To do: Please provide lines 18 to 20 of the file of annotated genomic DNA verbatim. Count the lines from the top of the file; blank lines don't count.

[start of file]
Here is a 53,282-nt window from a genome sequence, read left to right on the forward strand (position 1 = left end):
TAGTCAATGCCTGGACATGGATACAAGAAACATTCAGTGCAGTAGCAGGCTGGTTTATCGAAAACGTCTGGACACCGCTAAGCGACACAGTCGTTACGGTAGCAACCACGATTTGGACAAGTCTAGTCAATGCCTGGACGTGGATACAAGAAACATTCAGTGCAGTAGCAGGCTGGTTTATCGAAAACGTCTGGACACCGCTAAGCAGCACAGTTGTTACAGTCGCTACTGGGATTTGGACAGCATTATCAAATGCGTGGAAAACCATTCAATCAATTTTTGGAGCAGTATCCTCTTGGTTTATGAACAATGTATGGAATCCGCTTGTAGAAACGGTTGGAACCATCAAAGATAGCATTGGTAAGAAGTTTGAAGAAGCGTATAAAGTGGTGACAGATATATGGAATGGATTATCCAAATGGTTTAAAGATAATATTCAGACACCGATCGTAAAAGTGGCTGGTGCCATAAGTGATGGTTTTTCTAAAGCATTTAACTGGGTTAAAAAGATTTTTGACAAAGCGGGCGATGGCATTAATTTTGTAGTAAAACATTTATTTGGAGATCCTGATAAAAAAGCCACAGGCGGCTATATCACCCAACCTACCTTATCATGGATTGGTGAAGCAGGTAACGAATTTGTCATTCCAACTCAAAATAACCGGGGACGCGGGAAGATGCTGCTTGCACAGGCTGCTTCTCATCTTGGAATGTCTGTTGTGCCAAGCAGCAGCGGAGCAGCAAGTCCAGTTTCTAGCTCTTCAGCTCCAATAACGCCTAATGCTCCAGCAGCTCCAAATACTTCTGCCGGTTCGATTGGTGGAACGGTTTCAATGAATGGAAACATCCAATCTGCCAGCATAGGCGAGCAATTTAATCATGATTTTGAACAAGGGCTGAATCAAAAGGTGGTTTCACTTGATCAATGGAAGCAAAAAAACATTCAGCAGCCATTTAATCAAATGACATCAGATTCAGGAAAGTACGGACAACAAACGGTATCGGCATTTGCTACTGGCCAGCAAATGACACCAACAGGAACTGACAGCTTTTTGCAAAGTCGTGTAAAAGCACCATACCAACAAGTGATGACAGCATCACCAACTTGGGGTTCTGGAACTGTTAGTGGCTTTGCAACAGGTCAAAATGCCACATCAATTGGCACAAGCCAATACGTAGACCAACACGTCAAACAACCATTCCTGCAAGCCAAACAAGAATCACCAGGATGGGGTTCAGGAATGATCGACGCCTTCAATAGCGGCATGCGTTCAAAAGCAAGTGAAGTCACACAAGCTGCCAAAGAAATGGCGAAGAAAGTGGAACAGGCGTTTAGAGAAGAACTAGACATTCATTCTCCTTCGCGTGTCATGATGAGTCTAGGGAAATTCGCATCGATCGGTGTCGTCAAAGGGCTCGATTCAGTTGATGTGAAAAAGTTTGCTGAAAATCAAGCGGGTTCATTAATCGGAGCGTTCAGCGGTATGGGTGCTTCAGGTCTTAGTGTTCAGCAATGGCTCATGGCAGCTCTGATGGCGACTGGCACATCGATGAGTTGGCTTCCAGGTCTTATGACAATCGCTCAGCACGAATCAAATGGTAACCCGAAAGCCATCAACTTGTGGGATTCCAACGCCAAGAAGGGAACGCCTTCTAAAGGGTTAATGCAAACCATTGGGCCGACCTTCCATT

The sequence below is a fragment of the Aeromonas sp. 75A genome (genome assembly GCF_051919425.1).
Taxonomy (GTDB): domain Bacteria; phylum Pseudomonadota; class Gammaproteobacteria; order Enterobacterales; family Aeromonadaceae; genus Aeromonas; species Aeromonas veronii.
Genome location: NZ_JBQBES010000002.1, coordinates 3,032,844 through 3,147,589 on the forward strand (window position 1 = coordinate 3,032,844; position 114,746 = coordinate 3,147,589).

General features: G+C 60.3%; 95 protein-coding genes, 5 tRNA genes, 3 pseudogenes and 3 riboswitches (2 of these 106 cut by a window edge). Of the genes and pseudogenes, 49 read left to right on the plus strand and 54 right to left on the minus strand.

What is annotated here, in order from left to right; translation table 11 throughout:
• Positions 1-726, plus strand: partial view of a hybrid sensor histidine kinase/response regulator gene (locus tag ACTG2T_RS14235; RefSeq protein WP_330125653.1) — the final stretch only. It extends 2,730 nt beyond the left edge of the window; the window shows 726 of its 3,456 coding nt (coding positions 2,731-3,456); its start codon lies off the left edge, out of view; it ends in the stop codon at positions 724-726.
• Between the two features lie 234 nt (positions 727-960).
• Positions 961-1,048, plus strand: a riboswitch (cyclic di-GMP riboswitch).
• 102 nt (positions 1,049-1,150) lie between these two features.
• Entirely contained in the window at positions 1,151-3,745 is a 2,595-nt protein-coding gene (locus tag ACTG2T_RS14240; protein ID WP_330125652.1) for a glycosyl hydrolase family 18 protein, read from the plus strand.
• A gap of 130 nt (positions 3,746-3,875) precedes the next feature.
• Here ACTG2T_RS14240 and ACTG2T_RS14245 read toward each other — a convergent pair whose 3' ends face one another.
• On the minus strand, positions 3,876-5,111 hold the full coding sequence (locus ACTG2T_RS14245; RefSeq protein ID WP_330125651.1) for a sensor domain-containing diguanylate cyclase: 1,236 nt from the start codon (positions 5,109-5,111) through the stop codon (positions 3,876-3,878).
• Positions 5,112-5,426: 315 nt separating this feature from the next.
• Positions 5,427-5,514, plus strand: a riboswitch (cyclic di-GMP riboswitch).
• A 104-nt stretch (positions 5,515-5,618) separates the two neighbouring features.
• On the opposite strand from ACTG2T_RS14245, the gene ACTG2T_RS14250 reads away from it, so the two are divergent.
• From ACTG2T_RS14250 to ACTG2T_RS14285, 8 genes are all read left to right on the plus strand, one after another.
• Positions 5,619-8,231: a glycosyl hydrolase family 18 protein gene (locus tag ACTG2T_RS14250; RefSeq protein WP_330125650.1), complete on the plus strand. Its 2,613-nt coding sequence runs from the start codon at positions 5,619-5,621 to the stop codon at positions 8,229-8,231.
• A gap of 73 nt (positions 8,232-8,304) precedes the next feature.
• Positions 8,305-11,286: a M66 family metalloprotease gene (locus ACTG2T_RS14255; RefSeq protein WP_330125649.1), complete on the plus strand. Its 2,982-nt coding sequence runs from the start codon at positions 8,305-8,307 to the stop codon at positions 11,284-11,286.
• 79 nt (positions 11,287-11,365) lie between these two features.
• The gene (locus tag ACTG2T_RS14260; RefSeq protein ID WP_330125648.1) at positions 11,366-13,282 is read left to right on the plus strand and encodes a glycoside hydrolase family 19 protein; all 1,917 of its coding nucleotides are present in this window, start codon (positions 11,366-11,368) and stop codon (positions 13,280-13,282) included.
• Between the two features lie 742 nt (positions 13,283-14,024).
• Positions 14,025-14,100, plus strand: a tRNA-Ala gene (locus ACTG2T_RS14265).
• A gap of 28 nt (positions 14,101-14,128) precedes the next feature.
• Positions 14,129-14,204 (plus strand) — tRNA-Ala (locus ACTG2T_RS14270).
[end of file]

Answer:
• A 104-nt stretch (positions 5,515-5,618) separates the two neighbouring features.
• On the opposite strand from ACTG2T_RS14245, the gene ACTG2T_RS14250 reads away from it, so the two are divergent.
• From ACTG2T_RS14250 to ACTG2T_RS14285, 8 genes are all read left to right on the plus strand, one after another.